In 1991, the Fleer All-Stars checklist was trimmed to 10 cards, and the inserts were only available in jumbo and super jumbo packs. The cards also featured a landscaped design for the first time, and returned to prioritizing the action shot over the head shot in terms of size. 

Mariners superstar Ken Griffey Jr. was included for the first time, while Rickey Henderson, Barry Larkin and Ryne Sandberg joined him among current Cooperstown inductees. 

Buy on:

1992 Fleer All-Stars

Cards: 24
Hall of Famers: 9

1992 Fleer Baseball is best known for the Rookie Sensations insert set, specifically the Frank Thomas card that helped launch the 1990s insert card boom.

The Fleer All-Stars inserts don’t command quite the same attention, but the checklist was expanded to 24 cards and features a sleek, black design with gold foil lettering. This set also contains an early Frank Thomas card, along with Ken Griffey Jr., Cal Ripken Jr. and six other Hall of Famers.

Buy on:

1993 Fleer All-Stars

Cards: 24
Hall of Famers: 10

The 1993 Fleer All-Stars set was split into two smaller 12-card sets, with National League players featured in Series 1 wax packs. American League players rolled out in Series 2 wax packs.

They are more high-design than previous releases with a color headshot over top of a black-and-white action photo. For the second time, the inserts were presented in a landscaped layout.  

Buy on:

1994 Fleer All-Stars

Cards: 50
Hall of Famers: 16

The 1994 Fleer All-Stars set was expanded to a whopping 50 cards, highlighting players who participated in the 1993 MLB All-Star Game. The cards had an American flag background with a close-up action shot of each player, and most of the 90s biggest stars are represented on the checklist.

The cards were a very easy pull at 1:2 packs, but thanks to the attractive patriotic design, the biggest names in the set still regularly sell for a couple bucks. All told, an impressive 16 Hall of Famers made the cut in the 50-player set.

If you’re looking for a cheap, fun, 1990s insert set to build, this is a good one.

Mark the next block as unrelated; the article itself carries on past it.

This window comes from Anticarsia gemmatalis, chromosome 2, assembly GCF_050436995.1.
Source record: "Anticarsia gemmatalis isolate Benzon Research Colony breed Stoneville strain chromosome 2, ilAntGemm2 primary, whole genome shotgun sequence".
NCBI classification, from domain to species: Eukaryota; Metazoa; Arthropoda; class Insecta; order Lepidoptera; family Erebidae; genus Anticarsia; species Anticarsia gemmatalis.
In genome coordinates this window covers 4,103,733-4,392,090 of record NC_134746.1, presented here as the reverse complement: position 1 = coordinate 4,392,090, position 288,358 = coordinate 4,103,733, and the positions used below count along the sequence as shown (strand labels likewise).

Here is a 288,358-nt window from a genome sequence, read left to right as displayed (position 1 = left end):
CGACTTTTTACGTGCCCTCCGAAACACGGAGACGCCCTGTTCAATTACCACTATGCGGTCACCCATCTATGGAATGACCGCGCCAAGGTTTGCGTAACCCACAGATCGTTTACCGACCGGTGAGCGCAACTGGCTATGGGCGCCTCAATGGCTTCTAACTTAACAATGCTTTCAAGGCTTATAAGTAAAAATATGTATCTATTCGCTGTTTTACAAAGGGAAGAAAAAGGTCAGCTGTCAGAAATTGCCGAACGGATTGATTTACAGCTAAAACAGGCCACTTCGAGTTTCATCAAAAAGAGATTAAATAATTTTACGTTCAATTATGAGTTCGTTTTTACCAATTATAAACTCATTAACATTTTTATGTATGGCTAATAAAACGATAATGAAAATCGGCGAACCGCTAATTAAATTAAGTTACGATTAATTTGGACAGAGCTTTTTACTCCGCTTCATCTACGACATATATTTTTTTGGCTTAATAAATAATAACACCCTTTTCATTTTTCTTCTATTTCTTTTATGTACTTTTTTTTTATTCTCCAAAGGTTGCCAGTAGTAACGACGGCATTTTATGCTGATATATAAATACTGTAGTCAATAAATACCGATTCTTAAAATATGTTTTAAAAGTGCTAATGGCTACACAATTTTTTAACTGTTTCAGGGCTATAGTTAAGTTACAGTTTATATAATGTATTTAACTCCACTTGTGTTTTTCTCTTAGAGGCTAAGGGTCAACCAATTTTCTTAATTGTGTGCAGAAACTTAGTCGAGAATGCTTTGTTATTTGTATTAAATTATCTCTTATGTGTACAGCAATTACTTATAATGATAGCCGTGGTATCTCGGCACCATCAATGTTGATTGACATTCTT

Buy on:

1995 Fleer All-Stars

Cards: 25 (double-sided)
Hall of Famers: 17

The 1995 Fleer All-Stars inserts were 1:3 packs. This made them the easiest pull in a product that featured one insert per pack. There were 25 cards in the set, but 50 players represented, thanks to a double-sided design.

The best combinations on the checklist came at shortstop (Cal Ripken Jr. and Ozzie Smith), outfield (Ken Griffey Jr. and Tony Gwynn), catcher (Ivan Rodriguez and Mike Piazza) and designated hitter (Paul Molitor and Jeff Bagwell).

Despite including 11 different insert sets in the 1996 Fleer release, the All-Stars inserts were eliminated after a 10-year run.

Buy on:


Joel Reuter

Joel is a National MLB Columnist at Bleacher Report who has spent the last decade as a full-time MLB writer. A lifelong Cubs fan and Chicago resident, nostalgia drives his card-collecting focus. He is currently working on assembling the entire base catalogs of four of his all-time favorites—Kerry Wood, Mark Prior, Aramis Ramirez and Derrek Lee.

Tens of millions of cards available for sale in the
Beckett Marketplace!

Get up-to-date pricing for your favorite sports cards with a
Beckett OPG Subscription


  1. kris buonocore 30 April, 2022 at 08:11

    funny thing i just started putting together the 86 fleer all stars & hall of fame insert set a week ago and thought it might be the first year of inserts

  2. Joseph Visaggi 2 May, 2022 at 10:21

    Wow! I didn’t realize that they went that far back. Nice article.

Leave a reply

We use cookies to help personalize content, tailor and measure ads, and provide a safer experience. By navigating the site, you agree to the use of cookies to collect information. Read our Cookie Policy.
Accept & Close